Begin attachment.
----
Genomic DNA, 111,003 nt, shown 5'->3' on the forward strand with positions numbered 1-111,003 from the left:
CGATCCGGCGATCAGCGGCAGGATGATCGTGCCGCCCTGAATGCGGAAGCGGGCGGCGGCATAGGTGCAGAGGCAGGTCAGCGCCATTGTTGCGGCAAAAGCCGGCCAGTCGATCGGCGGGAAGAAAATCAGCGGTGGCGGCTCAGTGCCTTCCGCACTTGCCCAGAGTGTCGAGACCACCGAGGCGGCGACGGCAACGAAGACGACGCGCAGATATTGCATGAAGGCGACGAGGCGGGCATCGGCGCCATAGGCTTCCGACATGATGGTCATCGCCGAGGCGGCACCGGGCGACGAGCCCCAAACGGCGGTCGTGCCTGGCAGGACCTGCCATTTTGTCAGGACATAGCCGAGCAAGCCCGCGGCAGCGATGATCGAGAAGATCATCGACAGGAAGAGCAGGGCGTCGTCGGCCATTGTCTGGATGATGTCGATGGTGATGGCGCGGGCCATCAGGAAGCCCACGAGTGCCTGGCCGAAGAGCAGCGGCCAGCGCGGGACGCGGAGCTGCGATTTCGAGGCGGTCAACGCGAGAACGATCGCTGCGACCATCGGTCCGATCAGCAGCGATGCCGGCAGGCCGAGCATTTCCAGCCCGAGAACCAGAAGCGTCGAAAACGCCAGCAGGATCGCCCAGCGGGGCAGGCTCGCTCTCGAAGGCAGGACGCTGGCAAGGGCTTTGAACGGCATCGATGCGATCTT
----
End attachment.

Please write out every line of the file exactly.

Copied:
Genomic DNA, 111,003 nt, shown 5'->3' on the forward strand with positions numbered 1-111,003 from the left:
CGATCCGGCGATCAGCGGCAGGATGATCGTGCCGCCCTGAATGCGGAAGCGGGCGGCGGCATAGGTGCAGAGGCAGGTCAGCGCCATTGTTGCGGCAAAAGCCGGCCAGTCGATCGGCGGGAAGAAAATCAGCGGTGGCGGCTCAGTGCCTTCCGCACTTGCCCAGAGTGTCGAGACCACCGAGGCGGCGACGGCAACGAAGACGACGCGCAGATATTGCATGAAGGCGACGAGGCGGGCATCGGCGCCATAGGCTTCCGACATGATGGTCATCGCCGAGGCGGCACCGGGCGACGAGCCCCAAACGGCGGTCGTGCCTGGCAGGACCTGCCATTTTGTCAGGACATAGCCGAGCAAGCCCGCGGCAGCGATGATCGAGAAGATCATCGACAGGAAGAGCAGGGCGTCGTCGGCCATTGTCTGGATGATGTCGATGGTGATGGCGCGGGCCATCAGGAAGCCCACGAGTGCCTGGCCGAAGAGCAGCGGCCAGCGCGGGACGCGGAGCTGCGATTTCGAGGCGGTCAACGCGAGAACGATCGCTGCGACCATCGGTCCGATCAGCAGCGATGCCGGCAGGCCGAGCATTTCCAGCCCGAGAACCAGAAGCGTCGAAAACGCCAGCAGGATCGCCCAGCGGGGCAGGCTCGCTCTCGAAGGCAGGACGCTGGCAAGGGCTTTGAACGGCATCGATGCGATCTT